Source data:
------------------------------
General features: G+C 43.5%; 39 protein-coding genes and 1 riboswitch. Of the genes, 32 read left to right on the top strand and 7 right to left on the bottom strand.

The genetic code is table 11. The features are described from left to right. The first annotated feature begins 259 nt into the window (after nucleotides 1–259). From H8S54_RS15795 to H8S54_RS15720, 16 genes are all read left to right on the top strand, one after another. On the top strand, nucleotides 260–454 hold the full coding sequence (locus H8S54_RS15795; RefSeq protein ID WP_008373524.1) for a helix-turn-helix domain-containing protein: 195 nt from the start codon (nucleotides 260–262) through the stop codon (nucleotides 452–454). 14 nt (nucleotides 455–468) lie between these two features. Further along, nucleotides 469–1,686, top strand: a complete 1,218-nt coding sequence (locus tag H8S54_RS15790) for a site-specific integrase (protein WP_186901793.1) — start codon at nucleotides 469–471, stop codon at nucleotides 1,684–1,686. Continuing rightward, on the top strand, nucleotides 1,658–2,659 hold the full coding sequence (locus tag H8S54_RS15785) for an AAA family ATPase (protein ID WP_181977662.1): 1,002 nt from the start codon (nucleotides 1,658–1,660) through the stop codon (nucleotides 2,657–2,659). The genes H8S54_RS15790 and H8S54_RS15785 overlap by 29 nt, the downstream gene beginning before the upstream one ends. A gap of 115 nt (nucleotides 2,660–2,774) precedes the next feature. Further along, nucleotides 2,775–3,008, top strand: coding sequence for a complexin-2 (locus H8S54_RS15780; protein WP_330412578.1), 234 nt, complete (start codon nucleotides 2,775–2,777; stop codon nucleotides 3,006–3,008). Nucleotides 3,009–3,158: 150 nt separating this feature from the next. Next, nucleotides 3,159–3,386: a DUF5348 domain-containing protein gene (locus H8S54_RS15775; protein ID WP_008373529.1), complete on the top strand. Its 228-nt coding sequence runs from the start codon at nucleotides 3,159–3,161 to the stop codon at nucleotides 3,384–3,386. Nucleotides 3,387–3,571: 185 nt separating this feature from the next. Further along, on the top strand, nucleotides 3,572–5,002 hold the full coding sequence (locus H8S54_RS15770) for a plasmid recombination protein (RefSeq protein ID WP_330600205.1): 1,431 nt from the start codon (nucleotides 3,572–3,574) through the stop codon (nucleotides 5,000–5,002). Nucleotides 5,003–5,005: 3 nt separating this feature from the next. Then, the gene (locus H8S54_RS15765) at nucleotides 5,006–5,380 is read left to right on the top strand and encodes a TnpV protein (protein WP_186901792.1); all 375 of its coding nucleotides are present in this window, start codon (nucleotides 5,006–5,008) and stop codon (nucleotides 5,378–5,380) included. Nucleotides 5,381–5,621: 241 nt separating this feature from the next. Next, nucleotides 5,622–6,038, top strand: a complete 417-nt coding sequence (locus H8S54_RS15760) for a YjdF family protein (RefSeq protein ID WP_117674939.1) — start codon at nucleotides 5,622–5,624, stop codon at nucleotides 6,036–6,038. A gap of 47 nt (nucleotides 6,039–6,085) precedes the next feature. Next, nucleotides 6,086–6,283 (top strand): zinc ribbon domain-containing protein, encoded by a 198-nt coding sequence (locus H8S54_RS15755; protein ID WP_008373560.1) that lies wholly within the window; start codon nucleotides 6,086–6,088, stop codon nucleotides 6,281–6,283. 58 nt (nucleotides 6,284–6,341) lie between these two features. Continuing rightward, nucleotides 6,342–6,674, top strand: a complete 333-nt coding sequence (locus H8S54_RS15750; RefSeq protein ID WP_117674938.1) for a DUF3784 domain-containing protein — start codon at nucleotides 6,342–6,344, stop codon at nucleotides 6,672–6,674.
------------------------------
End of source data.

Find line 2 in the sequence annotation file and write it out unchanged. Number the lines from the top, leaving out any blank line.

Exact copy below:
The genetic code is table 11. The features are described from left to right. The first annotated feature begins 259 nt into the window (after nucleotides 1–259). From H8S54_RS15795 to H8S54_RS15720, 16 genes are all read left to right on the top strand, one after another. On the top strand, nucleotides 260–454 hold the full coding sequence (locus H8S54_RS15795; RefSeq protein ID WP_008373524.1) for a helix-turn-helix domain-containing protein: 195 nt from the start codon (nucleotides 260–262) through the stop codon (nucleotides 452–454). 14 nt (nucleotides 455–468) lie between these two features. Further along, nucleotides 469–1,686, top strand: a complete 1,218-nt coding sequence (locus tag H8S54_RS15790) for a site-specific integrase (protein WP_186901793.1) — start codon at nucleotides 469–471, stop codon at nucleotides 1,684–1,686. Continuing rightward, on the top strand, nucleotides 1,658–2,659 hold the full coding sequence (locus tag H8S54_RS15785) for an AAA family ATPase (protein ID WP_181977662.1): 1,002 nt from the start codon (nucleotides 1,658–1,660) through the stop codon (nucleotides 2,657–2,659). The genes H8S54_RS15790 and H8S54_RS15785 overlap by 29 nt, the downstream gene beginning before the upstream one ends. A gap of 115 nt (nucleotides 2,660–2,774) precedes the next feature. Further along, nucleotides 2,775–3,008, top strand: coding sequence for a complexin-2 (locus H8S54_RS15780; protein WP_330412578.1), 234 nt, complete (start codon nucleotides 2,775–2,777; stop codon nucleotides 3,006–3,008). Nucleotides 3,009–3,158: 150 nt separating this feature from the next. Next, nucleotides 3,159–3,386: a DUF5348 domain-containing protein gene (locus H8S54_RS15775; protein ID WP_008373529.1), complete on the top strand. Its 228-nt coding sequence runs from the start codon at nucleotides 3,159–3,161 to the stop codon at nucleotides 3,384–3,386. Nucleotides 3,387–3,571: 185 nt separating this feature from the next. Further along, on the top strand, nucleotides 3,572–5,002 hold the full coding sequence (locus H8S54_RS15770) for a plasmid recombination protein (RefSeq protein ID WP_330600205.1): 1,431 nt from the start codon (nucleotides 3,572–3,574) through the stop codon (nucleotides 5,000–5,002). Nucleotides 5,003–5,005: 3 nt separating this feature from the next. Then, the gene (locus H8S54_RS15765) at nucleotides 5,006–5,380 is read left to right on the top strand and encodes a TnpV protein (protein WP_186901792.1); all 375 of its coding nucleotides are present in this window, start codon (nucleotides 5,006–5,008) and stop codon (nucleotides 5,378–5,380) included. Nucleotides 5,381–5,621: 241 nt separating this feature from the next. Next, nucleotides 5,622–6,038, top strand: a complete 417-nt coding sequence (locus H8S54_RS15760) for a YjdF family protein (RefSeq protein ID WP_117674939.1) — start codon at nucleotides 5,622–5,624, stop codon at nucleotides 6,036–6,038. A gap of 47 nt (nucleotides 6,039–6,085) precedes the next feature. Next, nucleotides 6,086–6,283 (top strand): zinc ribbon domain-containing protein, encoded by a 198-nt coding sequence (locus H8S54_RS15755; protein ID WP_008373560.1) that lies wholly within the window; start codon nucleotides 6,086–6,088, stop codon nucleotides 6,281–6,283. 58 nt (nucleotides 6,284–6,341) lie between these two features. Continuing rightward, nucleotides 6,342–6,674, top strand: a complete 333-nt coding sequence (locus H8S54_RS15750; RefSeq protein ID WP_117674938.1) for a DUF3784 domain-containing protein — start codon at nucleotides 6,342–6,344, stop codon at nucleotides 6,672–6,674.